Update on Diversity, Equity, and Inclusion: Our Immediate Action Steps

My personal commitment this spring and summer has been to listen, learn, and deeply reflect on systemic oppression and racism. As I continue my own journey as a White educator and leader, I acknowledge what it means to work in and lead a school where our students have not all felt safe and supported–and I apologize for that. I believe in the responsibility of adults to care for, support, and teach our students to thrive and soar in the world. If we, and I, are not doing that successfully for all our students–and particularly our Black and Brown students–we need to change. We need to actualize this work more fully and rapidly so that the next school year is one where our students can see and feel our shift in practice, our responsiveness to concerns and feedback, and our revised curriculum and pedagogy. What happens each day on this campus, in classrooms, offices and hallways–through policies and structures–is what will most impact the lives of our students and graduates. 

Today we are providing an update on the concrete steps we are taking after Board Chair Tejal Patel '86 and I wrote last week about our commitment to continue to identify and dismantle racism, specifically anti-Black biases, at our school. We’ve also been closely following the stories and experiences from our BIPOC students, alumni, and Professional Community being shared on the BlackatHRS Instagram account, in emails, and in conversations. We will continue to take additional measures to effectuate change in our community so that everyone feels seen, heard, and supported.  

So, what’s next?

With our priorities clearly outlined under the pillars of Culture, Curriculum, and Community, we are enacting the following measures:


  • Address the devastating use of racial slurs and other demeaning language in our community by creating a new policy on offensive language in the student and employee handbooks, as well as guiding faculty to create covenants for language in their classrooms. 

  • Require faculty and staff training (this summer and ongoing) to address several key focus areas, including anti-racism, grading for equity, and creating culturally responsive classrooms. 

  • Define and implement a protocol for reporting and responding to concerns and complaints from students about bias.


  • Reshape and reform our United States History curricula, including what we teach in California (4th grade) and US History (grades 5,7, and 10). This will include ensuring the texts we use and the stories we tell incorporate Black History and the many accomplishments of Black People.  

  • Critically review each division’s curriculum to better represent BIPOC positively, intentionally, and inclusively in every department, and in a way that aligns with the Teaching Tolerance framework for social justice. This will include the creation of new, division-specific cultural competency courses that will be an expectation for 5th and 8th grade promotions, and high-school graduation. Specifically:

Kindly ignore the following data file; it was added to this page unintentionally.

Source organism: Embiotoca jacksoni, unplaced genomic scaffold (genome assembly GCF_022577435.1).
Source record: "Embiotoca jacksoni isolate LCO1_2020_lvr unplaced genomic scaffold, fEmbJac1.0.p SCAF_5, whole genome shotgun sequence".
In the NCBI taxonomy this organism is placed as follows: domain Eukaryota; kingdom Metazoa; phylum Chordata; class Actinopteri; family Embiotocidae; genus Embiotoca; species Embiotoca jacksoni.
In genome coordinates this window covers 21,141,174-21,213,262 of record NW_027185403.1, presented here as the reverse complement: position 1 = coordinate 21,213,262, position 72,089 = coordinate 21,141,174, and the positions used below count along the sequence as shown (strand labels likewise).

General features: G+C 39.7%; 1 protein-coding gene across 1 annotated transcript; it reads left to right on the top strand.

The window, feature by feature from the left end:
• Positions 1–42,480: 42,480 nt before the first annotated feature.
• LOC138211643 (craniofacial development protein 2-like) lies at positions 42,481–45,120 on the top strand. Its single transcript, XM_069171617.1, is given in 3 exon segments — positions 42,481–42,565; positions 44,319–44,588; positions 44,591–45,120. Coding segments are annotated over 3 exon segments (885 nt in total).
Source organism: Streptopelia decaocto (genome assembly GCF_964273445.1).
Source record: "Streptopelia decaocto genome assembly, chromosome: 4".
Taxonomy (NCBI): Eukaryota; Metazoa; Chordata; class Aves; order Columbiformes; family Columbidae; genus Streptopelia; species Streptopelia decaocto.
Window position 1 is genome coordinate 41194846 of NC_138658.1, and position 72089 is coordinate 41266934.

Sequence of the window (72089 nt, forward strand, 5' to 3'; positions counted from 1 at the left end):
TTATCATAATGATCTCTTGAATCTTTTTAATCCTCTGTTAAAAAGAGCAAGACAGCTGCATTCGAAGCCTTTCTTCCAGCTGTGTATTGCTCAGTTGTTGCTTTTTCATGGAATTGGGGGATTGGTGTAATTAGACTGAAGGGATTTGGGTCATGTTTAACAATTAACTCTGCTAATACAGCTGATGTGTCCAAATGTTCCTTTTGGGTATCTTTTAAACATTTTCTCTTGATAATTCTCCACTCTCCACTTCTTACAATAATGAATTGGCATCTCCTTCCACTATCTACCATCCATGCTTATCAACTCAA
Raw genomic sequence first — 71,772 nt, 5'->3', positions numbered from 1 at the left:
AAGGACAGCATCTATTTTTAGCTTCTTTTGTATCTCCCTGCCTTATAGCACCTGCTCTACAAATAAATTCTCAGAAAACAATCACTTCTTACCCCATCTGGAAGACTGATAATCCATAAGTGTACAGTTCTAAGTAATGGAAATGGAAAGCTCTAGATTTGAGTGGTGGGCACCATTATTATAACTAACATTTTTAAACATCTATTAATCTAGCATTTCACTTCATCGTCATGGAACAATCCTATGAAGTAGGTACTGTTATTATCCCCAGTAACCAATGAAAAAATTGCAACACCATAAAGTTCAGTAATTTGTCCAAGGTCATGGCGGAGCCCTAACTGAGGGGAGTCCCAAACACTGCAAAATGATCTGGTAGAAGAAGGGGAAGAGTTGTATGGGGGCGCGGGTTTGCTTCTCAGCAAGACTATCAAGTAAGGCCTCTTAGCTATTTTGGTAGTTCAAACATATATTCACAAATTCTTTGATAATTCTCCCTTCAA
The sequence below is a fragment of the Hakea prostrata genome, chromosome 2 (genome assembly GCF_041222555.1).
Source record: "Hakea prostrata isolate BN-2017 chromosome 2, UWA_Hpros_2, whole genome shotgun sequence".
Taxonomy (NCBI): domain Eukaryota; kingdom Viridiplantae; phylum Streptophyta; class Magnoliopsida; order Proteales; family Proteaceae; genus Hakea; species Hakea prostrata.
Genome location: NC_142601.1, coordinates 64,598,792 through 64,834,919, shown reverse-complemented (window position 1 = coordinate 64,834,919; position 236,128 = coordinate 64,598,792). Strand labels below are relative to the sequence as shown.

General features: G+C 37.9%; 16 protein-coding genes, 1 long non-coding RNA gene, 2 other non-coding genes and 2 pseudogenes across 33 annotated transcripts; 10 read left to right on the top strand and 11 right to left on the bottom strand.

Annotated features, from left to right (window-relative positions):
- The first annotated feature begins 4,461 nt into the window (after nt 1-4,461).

• Reshape and strengthen the identity and cultural awareness curriculum in the middle school with the addition of a CAFE course (Cultural Awareness for Everyone) to be completed in the 8th grade year as a promotion requirement.

    • Update the current 9th grade Health course to address issues of identity, intersectionality, and skills for dialogue across difference.

    • Identify and implement a similar, developmentally appropriate, curriculum in Lower School. 

    • Pilot an Upper School social justice course that we will work toward making a graduation requirement.


  • Increase the opportunities for wider community engagement, including our Black Alumni Forum on June 29 and DEI Summer Speaker Series, launching with Dr. Howard C. Stevenson on Tuesday, July 14.

  • Initiate a Board Diversity Council to further the E&I work of the Board and to engage with the larger community, co-chaired by board members Vangeria Harvey and Rosanna Mucetti.

While this is a start, we have a lot of work ahead of us. The list above is what we have begun right now, and will continue to actively work on our long-term goals as the year unfolds. The work is hard, and sometimes uncomfortable. But we brace both these realities because we know it's the only way we will build and sustain a healthy and inclusive school culture. I am ultimately responsible for progress and positive change at Head-Royce, working in partnership with my administrative team including Shahana Sarkar, Dean of Academics and Community, Johára Tucker, Director of Equity and Inclusion Division Heads, Department Chairs, faculty and staff. In the spirit of transparency and accountability, we will provide frequent updates on our progress. 

Finally, we all continue to witness with sadness and urgency the events unfolding in our larger community and the nation. As a school set in one of the nation’s most racially and ethnically diverse cities, we are prepared to seize this moment in history to be a voice behind real change.

It’s time to get the work done.

- Crystal Land